and a really the slick, speedy checkout process that they worked on really hard.
And for the smaller companies, they obviously have quite a selection.
Some of them haven't figured out how to turn customers, uh, into buyers swiftly.
But the last thing I would say this is the most important part about this is I am talking about the averages.
So, you know, in the smaller companies, there's a lot of entry, a lot of people trying things out on a lot of exit, and there are within that average a huge number of small companies who are just blowing the doors off.
It's just that on average, they're not doing as well as the very big ones.

Jason:
[25:09] Sure that makes sense. Um, you talked a little bit about Omni Channel. I wanted to jump into that for just a second.
That seems like an area where, in particular, a lot of the big companies have made major visible investments in their infrastructure.
So of course you know, Target, but shipped. And then now that's heavily integrated. And they have rich like same day delivery and curbside pickup options available across all their mobile platforms.
Wal Mart, you know, has has done a bunch for general merchandise Omni Channel. But even more for grocery, um, and curbside pick up and and all of those things even, um ah, the Amazon.
You know, although much more footprints are starting to get a little better at Omni Channel with their with their small footprint of retail stores, um is any indication of that's paying off?
Like Are you guys ableto to see an Omni Channel transaction versus a pure digital transaction? And is there any like is the rate of growth of those Omni Channel transactions faster than overall?

Taylor:
[26:15] Oh, yeah. So we're we're seeing a Z, said rumor, roughly in the 14 to 16% range growth for the overall market place, but for by online picker in starker POTUS.
Another word that's up but, like 40% for the season. So it's way outstripping overall sales.
And what's also really interesting is we see that this has a little bit to do with larger, so small.
But we see that companies that offer, uh oh, this, uh, 20% better at converting, then companies that don't offer both us.
So people are coming there specifically for that capability, or at least finding that capability incredibly valuable to them.
At my my thought on this is Look, we got a phone in her hand that has moved the display window experience into your hand. It's moved the checkout experience into your hands, and everybody just wants to move that fulfillment.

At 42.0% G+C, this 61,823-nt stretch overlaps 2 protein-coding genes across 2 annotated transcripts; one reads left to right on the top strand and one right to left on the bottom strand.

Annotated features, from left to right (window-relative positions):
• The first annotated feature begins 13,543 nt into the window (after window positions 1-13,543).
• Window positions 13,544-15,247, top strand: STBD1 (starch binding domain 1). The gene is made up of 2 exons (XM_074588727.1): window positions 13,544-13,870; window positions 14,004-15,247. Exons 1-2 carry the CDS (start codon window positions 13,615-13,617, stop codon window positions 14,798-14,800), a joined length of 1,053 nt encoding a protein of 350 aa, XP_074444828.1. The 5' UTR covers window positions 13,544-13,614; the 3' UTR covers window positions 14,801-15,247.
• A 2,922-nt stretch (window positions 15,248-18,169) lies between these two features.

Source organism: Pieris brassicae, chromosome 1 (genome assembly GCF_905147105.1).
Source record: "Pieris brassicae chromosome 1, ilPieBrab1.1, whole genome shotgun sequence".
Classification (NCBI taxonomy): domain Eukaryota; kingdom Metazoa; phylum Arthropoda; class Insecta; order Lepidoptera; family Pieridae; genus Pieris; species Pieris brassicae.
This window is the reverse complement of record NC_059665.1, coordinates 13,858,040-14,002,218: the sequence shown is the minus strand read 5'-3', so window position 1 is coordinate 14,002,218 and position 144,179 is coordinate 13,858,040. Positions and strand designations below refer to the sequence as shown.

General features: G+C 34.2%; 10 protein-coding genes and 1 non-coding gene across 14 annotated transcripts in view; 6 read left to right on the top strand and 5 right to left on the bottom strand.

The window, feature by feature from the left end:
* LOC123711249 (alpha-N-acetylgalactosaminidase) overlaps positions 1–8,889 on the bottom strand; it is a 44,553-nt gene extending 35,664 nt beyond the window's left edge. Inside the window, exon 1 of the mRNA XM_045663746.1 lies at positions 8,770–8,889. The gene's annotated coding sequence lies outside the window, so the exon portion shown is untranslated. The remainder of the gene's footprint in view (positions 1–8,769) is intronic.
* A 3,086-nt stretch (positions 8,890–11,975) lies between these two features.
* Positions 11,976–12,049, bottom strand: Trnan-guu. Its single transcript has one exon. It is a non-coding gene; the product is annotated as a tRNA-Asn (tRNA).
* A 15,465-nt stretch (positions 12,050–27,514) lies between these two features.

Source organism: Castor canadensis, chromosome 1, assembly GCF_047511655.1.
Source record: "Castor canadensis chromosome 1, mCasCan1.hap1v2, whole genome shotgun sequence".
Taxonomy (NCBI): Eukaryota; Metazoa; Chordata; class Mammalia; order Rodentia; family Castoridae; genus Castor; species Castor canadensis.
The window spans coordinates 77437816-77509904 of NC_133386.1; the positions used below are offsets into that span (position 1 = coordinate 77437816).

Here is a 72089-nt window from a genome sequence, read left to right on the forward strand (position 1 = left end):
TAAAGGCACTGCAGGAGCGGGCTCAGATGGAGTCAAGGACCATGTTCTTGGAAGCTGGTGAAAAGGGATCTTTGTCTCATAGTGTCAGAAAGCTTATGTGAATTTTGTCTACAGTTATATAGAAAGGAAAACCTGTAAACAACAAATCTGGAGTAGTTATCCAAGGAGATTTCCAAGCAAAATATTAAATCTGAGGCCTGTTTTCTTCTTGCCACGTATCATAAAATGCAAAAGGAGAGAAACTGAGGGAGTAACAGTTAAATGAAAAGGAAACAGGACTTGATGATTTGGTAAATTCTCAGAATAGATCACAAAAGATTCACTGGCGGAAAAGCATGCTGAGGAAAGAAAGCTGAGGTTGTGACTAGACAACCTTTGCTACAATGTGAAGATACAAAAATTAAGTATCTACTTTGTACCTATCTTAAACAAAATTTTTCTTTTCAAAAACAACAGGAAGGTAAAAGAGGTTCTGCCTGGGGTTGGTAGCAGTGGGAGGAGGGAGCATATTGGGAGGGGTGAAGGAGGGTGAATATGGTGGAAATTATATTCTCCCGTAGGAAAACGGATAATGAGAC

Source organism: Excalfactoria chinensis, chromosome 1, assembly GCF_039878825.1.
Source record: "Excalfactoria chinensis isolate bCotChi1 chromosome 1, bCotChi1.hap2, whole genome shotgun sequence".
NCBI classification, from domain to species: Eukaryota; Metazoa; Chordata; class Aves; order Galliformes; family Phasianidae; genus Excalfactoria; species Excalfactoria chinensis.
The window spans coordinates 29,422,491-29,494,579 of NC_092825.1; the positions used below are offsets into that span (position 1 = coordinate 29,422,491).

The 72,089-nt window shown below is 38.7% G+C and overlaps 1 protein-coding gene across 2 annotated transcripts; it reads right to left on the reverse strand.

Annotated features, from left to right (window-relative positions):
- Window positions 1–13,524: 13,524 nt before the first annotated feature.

That one thing in between the human experience, closer and closer and you know, one day shipping is great, but, uh, sometimes it's just easier if you drive down in about 10 minutes and go pick up the thing you just saw and knew you wanted.

[27:25] And plus these guys are. You know what we see in the survey data to is it?
This is good for the brick and mortar stores that not only are they know is you guys know that not only are they making people making purchases online and sitting in the car and getting that that pickup, they're also going to the store and buying another thing, could they thought of it.
I'm driving that That makes it different. Step for brick and mortar stores as well.

Scot:
[27:47] Wrinkle. Um, you've hit on this a little bit, but let's talk about mobile. So, um, do you guys, when I talk about mobile, I tend to take tablet out, and it seems like you do to you. You seem to be explicitly calling out smartphone.
Um, so you mentioned. I think I can't remember. Was it black Friday? You said it was. 1/3 of the sales came from a bull. Ah, talk us through any other kind of insights on the mobile side.

Taylor:
[28:12] Sure s o your point. We tried. We tried crier years to be really disciplined about mobile version smartphone.
We've been a little acts this year because tablets are decreasing share. So smartphone really had started crossed That that 1/3 threshold on major days in terms of dollars spent, it was always has been for the past several years.
The majority visits were coming from phone, so people were doing initiating their shopping.
We had this challenge empire years and still have some do now that they weren't closing the deal.
Uh, from that we'll visit either not at all or going to the desktop to purchase.
That gap continues to close. In fact, on Christmas this year, we expect to have the first day in us where the majority of online purchases actually come through a phone.
As people aren't going to their computers and their families are around, they're actually using boats.
That purchase and the things that are driving this, at least in the data that we see are two really interesting and related points.
One is that time per visit is going down rapidly.
So, consumer, they're coming. They're not messing around.

[29:20] They're looking for and expecting the product that they that they came for at least a product to buy.
And some of that is going to be in part because your connection speed have gotten faster. Screens gotten bigger processes were faster, but also retailers have gotten much better at streamlining that process.
I'm the mobile phone, and consequently, the amount of money that people are spending per minute per second on a mobile phone continues to skyrocket month after month, year after year.
As people just get faster making those purchases, especially with a lot of them. You check out options that make make it easier than, say, trying to type in the numbers on your credit card.